Socialist Worker

Bigotry gets a makeover

Mel Gibson's The Passion of the Christ brings Hollywood effects to medieval anti-Semitism

Issue No. 1896

THE MOST evil film ever made was probably Jud Suess, commissioned by Goebbels in 1940 to fan hatred of the Jews on the eve of the Final Solution. A thousand years of European anti-Semitism were condensed in the image of the cowering rapist Suess, with his dirty beard, hook nose, and whining voice. The audience was instigated to rejoice in the lynching of this subhuman monster at the film's end.

To anyone who has ever seen Jud Suess (as I did in college), the most startling thing about Mel Gibson's The Passion of the Christ-even more than its relentless, shockingly eroticised cruelty-is its fidelity to the anti-Semitic conventions of Hitlerian cinema.

Indeed, the high priest Caiaphas and his colleagues are such exact, blatant replicas of Suess that I suspect they must be direct borrowings. Moreover, The Passion is one of the most manipulative films ever made. After two hours of watching mobs howling in delight at Christ's suffering, it is no wonder that many devout American viewers, like their German predecessors, have left theatres muttering, 'I hate the Jews.'

Romans, on the other hand, are shown as noble imperialists. In contrast to the vile Caiaphas, Pontius Pilate is depicted by Gibson as a sympathetic, even saintly figure, tragically trapped between orders from Rome (no more uprisings) and the implacable machinations of the high priests. As in Suess, moreover, there is a constant contrasting of physical stereotypes. Mediterranean types-the two Marys, Pilate and his wife, and so on-are rendered with softened features and sensitive spirits.

Meanwhile the Semites-Caiaphas, high-living king Herod, and so on-are depicted as coarse and repulsively sensual. In a contemporary US context, such heavy-handed visual anti-Semitism, of course, instantly recruits anti-Arab connotations as well.

Gibson's insistence on original languages-Aramaic and Latin-has impressed naive viewers that The Passion represents some new benchmark in historical accuracy. In fact, history (the little actually recorded of these events, apart from posthumous theology of the Gospels) is bizarrely inverted.

Jesus, of course, is an utterly enigmatic figure. The only 'facts' in his life-as attested by both Roman and Jewish historians-is that he existed and was executed by the Romans. Pilate, on the other hand, has left a slightly larger record.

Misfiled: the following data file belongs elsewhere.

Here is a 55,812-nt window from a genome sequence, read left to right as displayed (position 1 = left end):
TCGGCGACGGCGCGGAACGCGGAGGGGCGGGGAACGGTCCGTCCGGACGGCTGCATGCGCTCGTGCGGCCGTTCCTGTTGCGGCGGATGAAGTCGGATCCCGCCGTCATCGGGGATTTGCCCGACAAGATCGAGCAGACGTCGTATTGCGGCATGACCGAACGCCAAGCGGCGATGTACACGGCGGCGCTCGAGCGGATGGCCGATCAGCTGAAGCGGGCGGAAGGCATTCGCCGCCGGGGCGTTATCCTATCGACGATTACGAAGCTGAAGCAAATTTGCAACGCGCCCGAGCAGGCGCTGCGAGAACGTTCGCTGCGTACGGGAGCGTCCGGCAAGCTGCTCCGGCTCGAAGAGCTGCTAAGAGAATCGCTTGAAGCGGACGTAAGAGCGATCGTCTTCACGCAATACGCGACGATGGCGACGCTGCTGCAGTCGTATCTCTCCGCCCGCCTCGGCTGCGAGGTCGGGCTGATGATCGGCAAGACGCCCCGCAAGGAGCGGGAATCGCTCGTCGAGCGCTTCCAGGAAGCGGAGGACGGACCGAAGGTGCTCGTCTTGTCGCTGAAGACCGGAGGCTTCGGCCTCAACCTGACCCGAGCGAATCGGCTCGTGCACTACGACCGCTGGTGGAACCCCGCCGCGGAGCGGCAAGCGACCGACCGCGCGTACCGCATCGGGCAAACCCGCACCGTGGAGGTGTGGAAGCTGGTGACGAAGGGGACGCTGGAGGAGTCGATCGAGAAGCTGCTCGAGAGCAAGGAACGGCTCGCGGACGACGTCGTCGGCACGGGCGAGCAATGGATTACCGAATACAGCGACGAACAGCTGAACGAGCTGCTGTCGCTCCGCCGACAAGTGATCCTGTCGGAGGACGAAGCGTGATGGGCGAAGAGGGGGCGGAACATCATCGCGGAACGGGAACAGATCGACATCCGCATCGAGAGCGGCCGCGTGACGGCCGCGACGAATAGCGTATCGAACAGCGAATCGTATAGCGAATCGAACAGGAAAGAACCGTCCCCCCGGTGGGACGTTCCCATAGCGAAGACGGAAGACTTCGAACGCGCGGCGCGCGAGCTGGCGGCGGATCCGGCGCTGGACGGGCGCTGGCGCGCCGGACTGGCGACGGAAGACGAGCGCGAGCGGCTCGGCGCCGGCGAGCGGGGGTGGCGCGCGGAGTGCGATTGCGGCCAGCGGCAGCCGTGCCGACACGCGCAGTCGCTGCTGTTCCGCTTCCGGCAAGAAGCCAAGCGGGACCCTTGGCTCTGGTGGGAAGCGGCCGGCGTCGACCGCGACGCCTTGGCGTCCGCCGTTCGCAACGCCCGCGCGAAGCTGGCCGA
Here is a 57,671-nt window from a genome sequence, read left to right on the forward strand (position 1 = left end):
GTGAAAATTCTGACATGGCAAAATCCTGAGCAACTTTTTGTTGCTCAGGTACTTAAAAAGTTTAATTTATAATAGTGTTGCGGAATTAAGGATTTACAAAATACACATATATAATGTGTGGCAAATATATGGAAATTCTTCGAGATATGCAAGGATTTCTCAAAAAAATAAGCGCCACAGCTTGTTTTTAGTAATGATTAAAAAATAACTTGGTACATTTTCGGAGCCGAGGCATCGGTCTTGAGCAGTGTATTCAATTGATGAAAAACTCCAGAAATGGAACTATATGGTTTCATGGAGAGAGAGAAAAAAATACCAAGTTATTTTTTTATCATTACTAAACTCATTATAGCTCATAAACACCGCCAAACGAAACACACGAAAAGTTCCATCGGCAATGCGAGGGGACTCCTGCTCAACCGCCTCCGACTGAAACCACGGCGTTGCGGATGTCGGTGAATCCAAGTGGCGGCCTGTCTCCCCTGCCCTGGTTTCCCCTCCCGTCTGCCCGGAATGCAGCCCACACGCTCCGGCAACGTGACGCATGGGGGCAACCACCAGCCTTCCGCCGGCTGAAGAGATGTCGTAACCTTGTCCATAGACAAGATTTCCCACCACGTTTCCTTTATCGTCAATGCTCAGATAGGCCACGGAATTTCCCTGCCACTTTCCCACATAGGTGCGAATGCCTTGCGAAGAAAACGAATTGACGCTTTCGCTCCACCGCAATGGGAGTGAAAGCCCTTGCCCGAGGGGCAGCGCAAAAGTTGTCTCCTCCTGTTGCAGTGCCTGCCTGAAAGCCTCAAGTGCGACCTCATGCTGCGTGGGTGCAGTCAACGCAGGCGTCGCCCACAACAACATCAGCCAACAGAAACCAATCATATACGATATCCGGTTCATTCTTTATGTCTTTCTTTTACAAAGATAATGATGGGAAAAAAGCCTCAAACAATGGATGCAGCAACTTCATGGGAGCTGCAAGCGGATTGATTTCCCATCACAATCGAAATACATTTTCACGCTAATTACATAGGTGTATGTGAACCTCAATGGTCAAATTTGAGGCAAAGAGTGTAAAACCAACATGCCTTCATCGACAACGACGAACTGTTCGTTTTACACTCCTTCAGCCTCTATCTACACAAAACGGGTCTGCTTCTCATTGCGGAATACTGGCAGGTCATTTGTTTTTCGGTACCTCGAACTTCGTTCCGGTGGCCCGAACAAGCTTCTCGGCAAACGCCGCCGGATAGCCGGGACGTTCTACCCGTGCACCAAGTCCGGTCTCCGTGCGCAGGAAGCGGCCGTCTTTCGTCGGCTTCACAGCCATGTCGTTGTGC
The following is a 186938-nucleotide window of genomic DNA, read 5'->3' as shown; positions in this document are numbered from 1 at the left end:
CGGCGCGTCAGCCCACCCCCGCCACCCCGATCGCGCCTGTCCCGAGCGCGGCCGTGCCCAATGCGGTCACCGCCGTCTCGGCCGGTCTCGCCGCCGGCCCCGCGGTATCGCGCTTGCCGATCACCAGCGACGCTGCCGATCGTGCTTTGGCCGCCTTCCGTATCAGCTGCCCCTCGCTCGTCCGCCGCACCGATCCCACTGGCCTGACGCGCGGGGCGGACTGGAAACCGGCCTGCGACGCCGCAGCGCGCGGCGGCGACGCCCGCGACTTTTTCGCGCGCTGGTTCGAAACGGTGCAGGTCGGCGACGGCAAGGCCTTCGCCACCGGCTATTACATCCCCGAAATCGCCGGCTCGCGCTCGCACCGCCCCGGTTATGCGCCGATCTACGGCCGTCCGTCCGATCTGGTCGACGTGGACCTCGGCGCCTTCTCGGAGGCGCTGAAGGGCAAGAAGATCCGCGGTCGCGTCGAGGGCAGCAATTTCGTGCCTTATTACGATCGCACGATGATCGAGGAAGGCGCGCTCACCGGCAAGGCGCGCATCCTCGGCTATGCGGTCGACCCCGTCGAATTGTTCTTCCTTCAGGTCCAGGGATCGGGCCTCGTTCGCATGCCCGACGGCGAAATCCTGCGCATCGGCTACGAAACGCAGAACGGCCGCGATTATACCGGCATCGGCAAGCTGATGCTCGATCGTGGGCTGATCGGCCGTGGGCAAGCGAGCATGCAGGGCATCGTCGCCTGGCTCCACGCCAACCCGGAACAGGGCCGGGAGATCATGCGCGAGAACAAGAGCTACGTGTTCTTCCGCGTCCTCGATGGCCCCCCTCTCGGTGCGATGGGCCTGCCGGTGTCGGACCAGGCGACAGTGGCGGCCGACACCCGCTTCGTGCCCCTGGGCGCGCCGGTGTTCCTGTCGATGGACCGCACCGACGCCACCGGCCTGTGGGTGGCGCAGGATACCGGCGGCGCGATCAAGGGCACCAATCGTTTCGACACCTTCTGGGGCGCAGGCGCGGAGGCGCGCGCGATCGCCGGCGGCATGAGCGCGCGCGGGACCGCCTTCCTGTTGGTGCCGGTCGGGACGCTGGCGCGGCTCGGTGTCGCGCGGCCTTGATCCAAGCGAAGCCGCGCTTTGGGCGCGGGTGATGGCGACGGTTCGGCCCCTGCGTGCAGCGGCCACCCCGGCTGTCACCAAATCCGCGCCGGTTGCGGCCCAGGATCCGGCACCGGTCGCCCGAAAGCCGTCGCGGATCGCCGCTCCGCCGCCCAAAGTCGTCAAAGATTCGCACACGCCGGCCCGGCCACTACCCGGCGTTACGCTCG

Unlike Gibson's kindly fiction, the historical Pilate was an ordinary imperial procurator in a third-class province who kept his legions busy with brutal executions of Jewish and Samaritan rebels. Palestine, then as today, lived under an iron heel, and The Passion's confusion of oppressor and oppressed is morally obnoxious.

Some US critics, however, have tried to defend The Passion by pointing out that Gibson's real hate figure is the Vatican, not the Jews. Indeed Gibson made the film to promote the religious vision of the rabid Catholic traditionalist splinter group in which he grew up.

The Passion's tormented Jesus, Seattle actor James Caviezel, is also a fundamentalist Catholic, claiming personal visitations from the Virgin. But the 'tradition' he so zealously defends is precisely the anti-Semitic Catholic fascism of General Franco and Pope Pius XII.

And, like Franco ideologues and their Croatian fascist counterparts, Gibson has the same morbid vengeful obsession with pain, mutilation, bodily corruption, and the ever present temptation of Satan (who constantly prowls the perimeter of his film).

In short, The Passion is the medieval vision of a pogromist, amplified by Hollywood special effects and the prestige of celebrity. It is protected by a formidable wall of enthusiastic endorsements from the US religious right as well as by the tolerance of ordinary Gibson fans who just can't believe that their goofy, handsome hero is really such a grotesque reactionary.


TV

How did Christopher die?

Rough Justice: Death on Camera Wednesday 14 April, 9pm, BBC1

CHRISTOPHER ALDER was a 37 year old black man. On 1 April 1998 Christopher was arrested. He was dragged unconscious into a Hull police station. After just 11 minutes he died, sprawling on the custody suite floor with his hands manacled behind his back and his trousers and underpants pulled down round his ankles.

The police who were guarding him were caught on video laughing and joking while he lost his desperate battle for breath. Now a major new documentary is set to tell Christopher's story. The programme has been made by the same team who made The Secret Policeman. This programme blew the lid off racism in the police force by secretly filming officers.

Rough Justice sets out to look at the Alder family's fight for justice. This could be an explosive programme.


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Reviews
Sat 10 Apr 2004, 00:00 BST
Issue No. 1896
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